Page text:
Date: 2007-01-12 09:16:11
> boost_at_[hidden] wrote:
> > I believe others have pointed out that the time zone database would be
> > much more useful if for each time zone one could have multiple
> > daylight saving rules, each with its own start and stop time of
> > applicablity.
> I'm not sure it would be *much more useful*. Before the change in US rules,
> only one person has asked for this feature in the last couple years...not
> exactly overwhelming demand. In addition, there is a cost in memory and
> complexity to be paid.
I recently had to become knowledgeable about time zones for my job,
and I have discovered that most people don't know much about them, so
I'm not suprised at the lack of demand.
There are two problems that I know of with time zone systems that
don't provide for multiple daylight saving rules and times of their
First, using a single daylight saving rule will sometimes produce an
incorrect result on dates older than the period of applicability the
rule. Thus any program that uses such a rule and has to deal with
dates other than fairly recent ones will occasionally malfunction in
dealing with many, if not most time zones.
Second, there is an administrative problem for a system that is in
constant use: when do you change the rule? With the multiple rule
kind of database you can put in the new rule well ahead of when it is
needed, at any convenient time.
In short, the one daylight saving rule approach cannot be expected to
function correctly for some applications.
> > It seems to me that the easiest way to do this would
> > be to use the files generated from the zoneinfo files by zic.
> > A time zone database would be specified by the path to a directory
> > structure containing one or more files produced by zic. On many
> > Unix-style systems these files already exist, and the tool (zic)
> > exists to produce them for others.
> Thx for this pointer, somehow I was not aware of this tool -- although at this> stage I'm not sure how this would help. The library uses a csv file for data.> This is for simplicity, portability, and customizability. The portability
> issue is something that is particularly problematic. Windows and common *nix
> systems have very different approaches to the timezone data which can't really> be unified easily. Even among Linux systems there's a heterogeneity of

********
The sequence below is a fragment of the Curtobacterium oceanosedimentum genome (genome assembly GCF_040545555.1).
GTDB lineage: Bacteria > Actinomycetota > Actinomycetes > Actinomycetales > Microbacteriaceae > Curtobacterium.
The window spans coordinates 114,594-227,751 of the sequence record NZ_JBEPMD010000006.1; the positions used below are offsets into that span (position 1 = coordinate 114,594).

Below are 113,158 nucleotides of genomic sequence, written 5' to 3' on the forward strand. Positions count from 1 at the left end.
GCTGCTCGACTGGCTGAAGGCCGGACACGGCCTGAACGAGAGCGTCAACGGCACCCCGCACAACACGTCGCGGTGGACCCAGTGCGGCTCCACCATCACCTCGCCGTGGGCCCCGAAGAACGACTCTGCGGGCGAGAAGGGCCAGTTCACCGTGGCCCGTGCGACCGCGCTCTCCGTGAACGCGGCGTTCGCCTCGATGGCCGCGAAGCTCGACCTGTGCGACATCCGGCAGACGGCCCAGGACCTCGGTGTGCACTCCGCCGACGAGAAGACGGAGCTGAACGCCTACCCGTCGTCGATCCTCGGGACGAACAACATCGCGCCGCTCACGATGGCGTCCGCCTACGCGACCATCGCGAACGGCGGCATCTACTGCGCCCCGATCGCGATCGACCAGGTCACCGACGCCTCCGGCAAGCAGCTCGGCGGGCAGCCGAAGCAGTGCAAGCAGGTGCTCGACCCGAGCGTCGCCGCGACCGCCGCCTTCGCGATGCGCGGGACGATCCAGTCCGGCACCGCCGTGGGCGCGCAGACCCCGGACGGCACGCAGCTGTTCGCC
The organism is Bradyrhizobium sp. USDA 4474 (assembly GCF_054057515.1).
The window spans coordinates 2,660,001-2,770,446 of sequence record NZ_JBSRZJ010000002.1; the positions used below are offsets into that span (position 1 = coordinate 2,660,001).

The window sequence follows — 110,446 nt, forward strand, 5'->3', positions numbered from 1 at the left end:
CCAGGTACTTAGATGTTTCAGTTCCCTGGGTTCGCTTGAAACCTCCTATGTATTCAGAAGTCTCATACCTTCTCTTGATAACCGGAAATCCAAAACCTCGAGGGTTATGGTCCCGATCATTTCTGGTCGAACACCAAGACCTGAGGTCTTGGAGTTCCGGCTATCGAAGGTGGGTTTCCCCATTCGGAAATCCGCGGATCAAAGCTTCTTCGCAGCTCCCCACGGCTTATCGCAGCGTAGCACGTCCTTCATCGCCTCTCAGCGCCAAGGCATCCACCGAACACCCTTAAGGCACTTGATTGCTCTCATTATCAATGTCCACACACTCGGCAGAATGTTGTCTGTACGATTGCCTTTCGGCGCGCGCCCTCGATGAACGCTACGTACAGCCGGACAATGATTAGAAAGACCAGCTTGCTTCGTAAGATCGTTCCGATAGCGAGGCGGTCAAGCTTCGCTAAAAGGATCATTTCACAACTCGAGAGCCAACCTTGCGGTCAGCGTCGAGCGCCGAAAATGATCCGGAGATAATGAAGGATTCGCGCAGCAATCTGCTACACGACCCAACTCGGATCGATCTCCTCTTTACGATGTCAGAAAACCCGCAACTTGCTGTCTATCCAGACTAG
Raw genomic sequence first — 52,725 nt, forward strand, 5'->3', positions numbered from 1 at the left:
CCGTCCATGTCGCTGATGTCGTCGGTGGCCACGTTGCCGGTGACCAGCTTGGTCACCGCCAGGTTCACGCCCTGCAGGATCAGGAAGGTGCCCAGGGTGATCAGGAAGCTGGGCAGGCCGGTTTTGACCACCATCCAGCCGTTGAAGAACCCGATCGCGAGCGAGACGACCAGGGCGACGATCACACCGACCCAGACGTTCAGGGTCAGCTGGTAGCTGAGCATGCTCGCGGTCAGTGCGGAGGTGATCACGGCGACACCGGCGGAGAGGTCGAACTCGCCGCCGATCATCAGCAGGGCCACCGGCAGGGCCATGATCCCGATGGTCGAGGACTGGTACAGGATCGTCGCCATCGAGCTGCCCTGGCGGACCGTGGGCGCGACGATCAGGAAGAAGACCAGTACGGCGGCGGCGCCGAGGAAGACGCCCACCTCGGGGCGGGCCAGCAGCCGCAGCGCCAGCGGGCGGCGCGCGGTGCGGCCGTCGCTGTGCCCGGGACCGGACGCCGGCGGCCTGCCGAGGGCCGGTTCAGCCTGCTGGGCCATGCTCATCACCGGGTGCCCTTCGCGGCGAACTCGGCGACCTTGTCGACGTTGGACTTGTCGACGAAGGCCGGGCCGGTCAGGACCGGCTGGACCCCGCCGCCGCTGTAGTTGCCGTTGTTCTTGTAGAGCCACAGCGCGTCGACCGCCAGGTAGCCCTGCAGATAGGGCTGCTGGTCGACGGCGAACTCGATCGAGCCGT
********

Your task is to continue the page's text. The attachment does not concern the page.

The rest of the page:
> solutions even though the 'basic approach' is common. The bottom line is that> it seemed much more practical to me to provide a single easily editable file
> that application developers could customize and be sure had the desired data.
> Another reason for the csv approach was to provide an easily editable file
> that people could customize for their own purposes. So, for example, if they
> need a tz database with only a few entries they could trivially use common
> tools (open office, excel, emacs) to change the file.
The zoneinfo data base is a relatively easily edited file, or series
of files. Furthermore, it is constantly updated, with new changes
being added far in advance of their need. The new US rules have been
included for some time, I believe. It seems to me it would be easier,
and more likely to be correct for someone who only wants a subset of
all the rule to take the zoninfo files and cut out the parts which
they dont want, rather than create a new database from scratch.
> All that said, the library is specifically designed to allow for users that
> have more specific needs to write their own derivative of time_zone to provide> for historic information or other time zone features that go beyond basic
> needs. A new csv file file form could certainly be created that provides for
> historic dates.
> So to be clear, I'm not opposed to upgrading the library with other approaches> to reading different kinds of zone files, supporting historical dates, etc.
> There just hasn't been much of a request until recently. As I've said to
> others, I'm willing to help other that want to contribute.
I hope the above comments don't sound too negative. I appreciate all
the work that has gone into the date_time library. I know just enough
about some of the problems to realize how complicated a subject it is.
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